Although the fundamental principle that drives this phenomenon is known to be nucleation, it is still disputed whether or not the Carbonic Acid is the reactant. The most widely accepted answer is no, because there is very little of the acid in the soda in relation to the CO2 gas itself. Also, decomposition of the acid would have to occur for it to be released, and no chemical catalyst is present for the reaction.

Mentos

Page 3: Diet Coke Mentos Nucleation Reaction - Final Report - Parth Thakker

II. HypothesisBased on research, we hypothesize that if a standard pack of Mentos Mints are dropped into

both the Diet and regular variations of a soda, then the resulting geyser will be higher from the Diet soda. This is because the only difference between regular and Diet sodas is the absence of High Fructose Corn Syrup, and the addition of Aspartame, Potassium Benzoate, and Citric Acid. Both Aspartame and Potassium Benzoate will contribute towards this change by catalyzing the reactions at a faster rate due to lowered surface tension. Citric Acid plays no role in the reaction.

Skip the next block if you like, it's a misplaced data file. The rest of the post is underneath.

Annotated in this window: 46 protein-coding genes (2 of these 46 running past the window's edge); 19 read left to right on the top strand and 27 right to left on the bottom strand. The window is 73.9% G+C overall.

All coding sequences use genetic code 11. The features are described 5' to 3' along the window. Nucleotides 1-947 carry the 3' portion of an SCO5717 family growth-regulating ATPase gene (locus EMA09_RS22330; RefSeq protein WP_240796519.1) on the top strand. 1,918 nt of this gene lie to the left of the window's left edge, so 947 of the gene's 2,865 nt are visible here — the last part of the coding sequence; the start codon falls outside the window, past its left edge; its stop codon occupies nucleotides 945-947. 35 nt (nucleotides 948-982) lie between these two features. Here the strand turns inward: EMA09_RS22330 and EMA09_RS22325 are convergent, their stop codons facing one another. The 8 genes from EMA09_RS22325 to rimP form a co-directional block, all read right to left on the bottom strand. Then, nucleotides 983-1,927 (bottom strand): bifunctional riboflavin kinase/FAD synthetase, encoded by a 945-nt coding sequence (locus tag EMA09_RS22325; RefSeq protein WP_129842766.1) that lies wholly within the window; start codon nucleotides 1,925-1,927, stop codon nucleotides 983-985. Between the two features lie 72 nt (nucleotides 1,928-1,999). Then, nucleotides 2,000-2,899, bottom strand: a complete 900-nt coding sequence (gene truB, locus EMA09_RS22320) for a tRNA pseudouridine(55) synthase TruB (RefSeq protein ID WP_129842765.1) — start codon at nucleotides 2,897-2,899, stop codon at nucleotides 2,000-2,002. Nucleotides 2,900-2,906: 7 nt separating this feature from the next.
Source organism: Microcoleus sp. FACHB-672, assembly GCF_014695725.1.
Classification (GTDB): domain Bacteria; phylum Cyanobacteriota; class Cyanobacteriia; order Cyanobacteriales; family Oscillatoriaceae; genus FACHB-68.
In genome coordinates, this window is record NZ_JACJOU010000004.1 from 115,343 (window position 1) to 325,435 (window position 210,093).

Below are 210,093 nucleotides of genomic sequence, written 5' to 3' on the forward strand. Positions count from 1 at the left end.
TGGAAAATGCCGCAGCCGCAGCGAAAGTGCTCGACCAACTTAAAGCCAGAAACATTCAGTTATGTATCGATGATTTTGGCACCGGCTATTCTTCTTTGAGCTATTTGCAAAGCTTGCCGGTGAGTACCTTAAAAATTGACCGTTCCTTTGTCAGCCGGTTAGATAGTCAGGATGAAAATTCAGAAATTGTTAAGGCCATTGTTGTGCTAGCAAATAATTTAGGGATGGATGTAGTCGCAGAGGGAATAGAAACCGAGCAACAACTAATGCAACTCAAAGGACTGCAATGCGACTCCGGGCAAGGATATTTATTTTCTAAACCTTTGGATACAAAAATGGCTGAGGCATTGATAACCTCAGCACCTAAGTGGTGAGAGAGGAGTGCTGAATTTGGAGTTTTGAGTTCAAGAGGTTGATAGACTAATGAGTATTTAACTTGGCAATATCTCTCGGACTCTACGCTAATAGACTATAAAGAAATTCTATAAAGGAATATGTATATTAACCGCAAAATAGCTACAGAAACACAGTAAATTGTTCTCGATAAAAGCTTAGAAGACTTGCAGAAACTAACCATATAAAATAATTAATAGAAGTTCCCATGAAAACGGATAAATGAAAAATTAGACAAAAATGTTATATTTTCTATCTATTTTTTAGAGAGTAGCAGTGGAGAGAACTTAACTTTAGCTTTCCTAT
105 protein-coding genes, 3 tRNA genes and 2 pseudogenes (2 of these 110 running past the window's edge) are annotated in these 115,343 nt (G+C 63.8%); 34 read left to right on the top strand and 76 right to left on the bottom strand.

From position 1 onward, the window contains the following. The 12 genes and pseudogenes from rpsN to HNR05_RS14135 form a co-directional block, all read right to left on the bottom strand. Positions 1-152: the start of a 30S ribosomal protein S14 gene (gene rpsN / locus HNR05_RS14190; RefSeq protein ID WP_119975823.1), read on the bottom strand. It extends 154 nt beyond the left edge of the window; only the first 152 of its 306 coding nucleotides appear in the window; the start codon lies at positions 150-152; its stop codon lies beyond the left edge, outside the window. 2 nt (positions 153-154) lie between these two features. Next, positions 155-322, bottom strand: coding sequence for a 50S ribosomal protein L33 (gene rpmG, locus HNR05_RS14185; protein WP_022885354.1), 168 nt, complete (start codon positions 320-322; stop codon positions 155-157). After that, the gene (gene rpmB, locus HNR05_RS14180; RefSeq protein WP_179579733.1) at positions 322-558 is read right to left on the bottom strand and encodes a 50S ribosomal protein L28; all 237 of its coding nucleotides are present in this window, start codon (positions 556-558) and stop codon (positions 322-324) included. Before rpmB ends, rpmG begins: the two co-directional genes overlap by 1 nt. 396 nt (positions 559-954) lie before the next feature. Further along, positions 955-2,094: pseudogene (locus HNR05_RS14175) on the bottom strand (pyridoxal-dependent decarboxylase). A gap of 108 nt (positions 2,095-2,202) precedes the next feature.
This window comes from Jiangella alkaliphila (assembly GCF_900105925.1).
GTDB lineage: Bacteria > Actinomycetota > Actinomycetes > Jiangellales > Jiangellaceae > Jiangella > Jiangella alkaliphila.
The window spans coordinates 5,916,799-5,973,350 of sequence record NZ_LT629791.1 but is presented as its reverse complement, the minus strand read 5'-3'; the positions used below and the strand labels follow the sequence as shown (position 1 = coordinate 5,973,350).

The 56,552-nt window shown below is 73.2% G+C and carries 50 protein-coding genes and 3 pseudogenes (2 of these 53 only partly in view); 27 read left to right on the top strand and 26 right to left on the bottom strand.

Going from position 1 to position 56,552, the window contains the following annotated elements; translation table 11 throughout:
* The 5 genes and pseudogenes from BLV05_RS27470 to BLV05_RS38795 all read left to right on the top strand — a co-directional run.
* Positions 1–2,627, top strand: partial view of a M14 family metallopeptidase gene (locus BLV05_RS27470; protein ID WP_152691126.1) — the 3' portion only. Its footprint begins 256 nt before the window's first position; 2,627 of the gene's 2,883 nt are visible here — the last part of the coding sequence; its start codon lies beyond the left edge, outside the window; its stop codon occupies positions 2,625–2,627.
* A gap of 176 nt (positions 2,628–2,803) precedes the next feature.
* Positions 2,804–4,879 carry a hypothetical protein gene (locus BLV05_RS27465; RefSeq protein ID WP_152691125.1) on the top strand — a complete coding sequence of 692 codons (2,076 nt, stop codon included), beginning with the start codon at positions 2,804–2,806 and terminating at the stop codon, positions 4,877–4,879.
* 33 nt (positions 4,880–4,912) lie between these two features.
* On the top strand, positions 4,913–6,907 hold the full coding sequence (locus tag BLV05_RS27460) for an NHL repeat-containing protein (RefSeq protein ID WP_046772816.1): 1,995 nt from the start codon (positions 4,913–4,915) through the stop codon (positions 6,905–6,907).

Page 4: Diet Coke Mentos Nucleation Reaction - Final Report - Parth Thakker

Methods

I. Materials

2-liter Coca-Cola 2-liter Diet Coke 2-liter A&W Root Beer 2-liter AW Diet Root Beer 2 packs of Regular Mint Mentos (30 Mentos in total) Video Camera

For control purposes, the sodas were purchased with expiry dates ranging from April-May 2011. Also, in terms of storage, all of the bottles were stored in the together after purchase and were at equal temperatures (64° F) during experimentation.

II. ProcedureFor this experiment, the weather conditions were fair. The temperature was about 64 degrees